Renaissance Technologies is well regarded as one of the most successful hedge funds over the last 30 years, having outperformed the vast majority of other hedge funds and the broader market over that time-frame. In fact, the fund has averaged an approximate 35% return per year after fees since 1989.
The hedge fund, run out of Long Island, New York, owes its success to the vision and competence of its Director, President and CEO, James H. Simons, a rarely seen or heard from fund manager who uses complex mathematical modeling to determine transactions. Most of his higher employees appear more likely to work at NASA than conquer Wall Street, but year after year they do seem to do so.
While most of the time we cannot get a glimpse into the secret and proprietary models and conclusions of this fund, 4 times a year they must file with the SEC, delineating the main equity transactions made in the prior quarter (just equities, not debt or private placements). Renaissance just filed that 13F. Therefore, we now know what large positions Renaissance took in the first quarter of 2011, and from which it departed.
The Main 13F Transactions at Renaissance Technologies
As for the additions made, Renaissance’s 13F indicates five new large positions taken (4 worth over $100 million). In ascending size order, the fifth largest was in Emerson Electric Co. (EMR), where the fund purchased just over 1 million shares, valued at approximately $60 million as of March 31. Emerson is a global industrial equipment, component and engineering company whose products and expertise are utilized in the production of many industrial goods and machine technologies. EMR appears to be a bet on continued efforts by companies to generate efficiencies in the production of products, and a general bet towards continued ramping up of industrial production around the world.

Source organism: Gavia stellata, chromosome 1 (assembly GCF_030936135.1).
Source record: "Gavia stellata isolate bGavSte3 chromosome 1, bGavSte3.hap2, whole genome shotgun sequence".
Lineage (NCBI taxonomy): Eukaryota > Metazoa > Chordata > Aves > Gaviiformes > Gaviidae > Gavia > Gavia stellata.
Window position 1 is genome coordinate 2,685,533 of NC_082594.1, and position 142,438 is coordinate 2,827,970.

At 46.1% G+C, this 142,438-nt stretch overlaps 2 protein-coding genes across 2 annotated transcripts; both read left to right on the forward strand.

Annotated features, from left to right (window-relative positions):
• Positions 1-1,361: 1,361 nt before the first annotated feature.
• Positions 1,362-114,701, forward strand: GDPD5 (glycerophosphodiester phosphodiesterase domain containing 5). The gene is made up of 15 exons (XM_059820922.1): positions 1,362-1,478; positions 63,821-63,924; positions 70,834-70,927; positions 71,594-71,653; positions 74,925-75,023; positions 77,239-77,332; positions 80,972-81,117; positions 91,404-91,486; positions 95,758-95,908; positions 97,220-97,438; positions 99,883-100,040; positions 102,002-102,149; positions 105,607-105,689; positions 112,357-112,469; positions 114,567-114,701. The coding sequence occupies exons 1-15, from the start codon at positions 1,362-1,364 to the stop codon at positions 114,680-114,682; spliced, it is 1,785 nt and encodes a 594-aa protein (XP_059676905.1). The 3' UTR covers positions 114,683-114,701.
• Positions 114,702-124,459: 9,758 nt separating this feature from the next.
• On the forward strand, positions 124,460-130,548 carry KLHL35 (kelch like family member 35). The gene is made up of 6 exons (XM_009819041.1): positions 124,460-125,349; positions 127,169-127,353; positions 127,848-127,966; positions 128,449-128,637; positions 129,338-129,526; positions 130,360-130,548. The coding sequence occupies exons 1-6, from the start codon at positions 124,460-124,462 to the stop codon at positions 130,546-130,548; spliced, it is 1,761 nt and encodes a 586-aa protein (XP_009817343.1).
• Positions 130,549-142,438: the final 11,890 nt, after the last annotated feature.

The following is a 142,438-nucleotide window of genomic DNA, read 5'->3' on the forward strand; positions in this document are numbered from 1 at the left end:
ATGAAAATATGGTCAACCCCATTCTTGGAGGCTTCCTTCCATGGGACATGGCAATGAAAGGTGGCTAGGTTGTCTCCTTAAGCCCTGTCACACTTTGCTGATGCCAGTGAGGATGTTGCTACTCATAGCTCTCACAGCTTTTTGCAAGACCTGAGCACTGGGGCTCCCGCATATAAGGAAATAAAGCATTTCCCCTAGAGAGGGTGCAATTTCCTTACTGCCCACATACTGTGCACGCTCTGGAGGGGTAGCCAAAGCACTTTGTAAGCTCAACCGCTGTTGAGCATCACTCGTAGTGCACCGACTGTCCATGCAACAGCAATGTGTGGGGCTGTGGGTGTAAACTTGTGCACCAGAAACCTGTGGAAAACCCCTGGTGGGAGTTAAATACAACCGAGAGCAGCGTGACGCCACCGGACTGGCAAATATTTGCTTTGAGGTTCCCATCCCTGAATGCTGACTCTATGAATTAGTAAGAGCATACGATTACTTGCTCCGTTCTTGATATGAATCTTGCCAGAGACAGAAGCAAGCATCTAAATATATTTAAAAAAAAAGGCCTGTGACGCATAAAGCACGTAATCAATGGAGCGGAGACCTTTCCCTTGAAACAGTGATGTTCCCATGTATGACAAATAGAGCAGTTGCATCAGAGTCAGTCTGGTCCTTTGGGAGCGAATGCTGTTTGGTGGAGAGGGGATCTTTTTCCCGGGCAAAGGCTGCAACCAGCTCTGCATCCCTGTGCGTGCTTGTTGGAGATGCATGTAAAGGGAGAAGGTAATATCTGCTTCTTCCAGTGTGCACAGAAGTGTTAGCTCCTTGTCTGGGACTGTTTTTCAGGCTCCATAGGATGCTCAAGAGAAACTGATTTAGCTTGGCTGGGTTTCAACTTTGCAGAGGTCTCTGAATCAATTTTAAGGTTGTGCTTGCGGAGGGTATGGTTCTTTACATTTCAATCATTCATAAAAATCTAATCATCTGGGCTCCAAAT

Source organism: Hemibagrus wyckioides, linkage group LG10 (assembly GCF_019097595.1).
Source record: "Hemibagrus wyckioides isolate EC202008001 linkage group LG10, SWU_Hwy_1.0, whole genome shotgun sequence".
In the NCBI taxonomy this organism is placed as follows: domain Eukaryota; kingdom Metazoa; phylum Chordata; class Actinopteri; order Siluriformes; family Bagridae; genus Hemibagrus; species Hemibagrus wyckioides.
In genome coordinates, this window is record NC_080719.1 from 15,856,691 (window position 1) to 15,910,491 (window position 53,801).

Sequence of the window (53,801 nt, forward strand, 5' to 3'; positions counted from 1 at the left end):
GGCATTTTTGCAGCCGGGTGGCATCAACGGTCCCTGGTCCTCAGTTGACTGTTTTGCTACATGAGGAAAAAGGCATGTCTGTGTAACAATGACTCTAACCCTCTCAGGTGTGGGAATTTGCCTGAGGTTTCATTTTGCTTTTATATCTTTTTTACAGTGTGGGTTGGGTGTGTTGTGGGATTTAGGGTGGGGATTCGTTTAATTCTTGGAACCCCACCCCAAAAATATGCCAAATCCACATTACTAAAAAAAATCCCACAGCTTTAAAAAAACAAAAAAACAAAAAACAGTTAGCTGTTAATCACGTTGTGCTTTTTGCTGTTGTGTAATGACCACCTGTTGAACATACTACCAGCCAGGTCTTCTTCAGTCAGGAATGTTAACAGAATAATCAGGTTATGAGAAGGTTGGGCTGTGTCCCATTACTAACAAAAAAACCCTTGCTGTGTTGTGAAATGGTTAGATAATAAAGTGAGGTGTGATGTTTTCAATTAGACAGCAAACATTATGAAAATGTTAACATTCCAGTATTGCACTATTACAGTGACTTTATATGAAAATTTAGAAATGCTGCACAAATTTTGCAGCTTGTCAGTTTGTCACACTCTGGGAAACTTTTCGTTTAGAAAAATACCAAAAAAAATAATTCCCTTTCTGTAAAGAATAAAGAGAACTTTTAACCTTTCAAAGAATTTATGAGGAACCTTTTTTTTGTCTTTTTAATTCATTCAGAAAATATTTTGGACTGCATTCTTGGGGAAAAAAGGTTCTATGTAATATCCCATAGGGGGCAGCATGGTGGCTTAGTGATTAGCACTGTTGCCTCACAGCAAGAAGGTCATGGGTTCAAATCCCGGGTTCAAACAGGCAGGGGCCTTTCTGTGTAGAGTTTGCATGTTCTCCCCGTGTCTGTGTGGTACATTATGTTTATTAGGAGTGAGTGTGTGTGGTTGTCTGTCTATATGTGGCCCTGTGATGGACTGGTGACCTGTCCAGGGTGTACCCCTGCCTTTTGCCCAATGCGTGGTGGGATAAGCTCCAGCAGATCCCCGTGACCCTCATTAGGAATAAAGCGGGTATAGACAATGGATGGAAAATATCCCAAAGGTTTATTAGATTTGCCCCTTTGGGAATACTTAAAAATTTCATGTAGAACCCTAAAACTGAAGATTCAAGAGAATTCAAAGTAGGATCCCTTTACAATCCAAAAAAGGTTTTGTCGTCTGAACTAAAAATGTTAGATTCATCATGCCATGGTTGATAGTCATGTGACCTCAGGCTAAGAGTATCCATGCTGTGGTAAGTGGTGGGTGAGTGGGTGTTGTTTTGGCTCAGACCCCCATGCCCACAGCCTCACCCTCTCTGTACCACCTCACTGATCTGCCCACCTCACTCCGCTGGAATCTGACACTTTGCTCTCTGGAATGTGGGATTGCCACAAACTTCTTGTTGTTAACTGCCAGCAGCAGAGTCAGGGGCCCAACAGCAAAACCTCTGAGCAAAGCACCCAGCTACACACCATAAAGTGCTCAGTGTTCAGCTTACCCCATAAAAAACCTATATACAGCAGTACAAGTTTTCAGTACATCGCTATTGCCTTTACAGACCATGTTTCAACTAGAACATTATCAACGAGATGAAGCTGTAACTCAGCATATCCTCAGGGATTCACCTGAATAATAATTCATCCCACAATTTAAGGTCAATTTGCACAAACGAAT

Staples Inc. (SPLS) was Renaissance’s fourth largest new investment. In the first quarter, the fund purchased about 5.76 million shares valued at approximately $112 million as of March 31. SPLS has since fallen considerably on the back of poor earnings and a relatively negative outlook. The fund is likely taking the view that SPLS will survive this difficult environment and is likely to benefit from other competitors slowly exiting the market due to their lower probability of surviving the decreased consumer demand and increased Internet competition within the industry.
Exxon Mobil Corp. (XOM) was Renaissance’s third largest new investment, where the fund acquired about 1.68 million shares of the oil giant, valued at approximately $142 million as of March 31. XOM is a mega-cap oil company that is likely familiar to the readers. The reasons Renaissance may have for investing in XOM are varied, but likely include commodity appreciation, increased demand for energy and decreasing oil supply. Another key reason may be XOM’s long track record of performance through good and bad markets.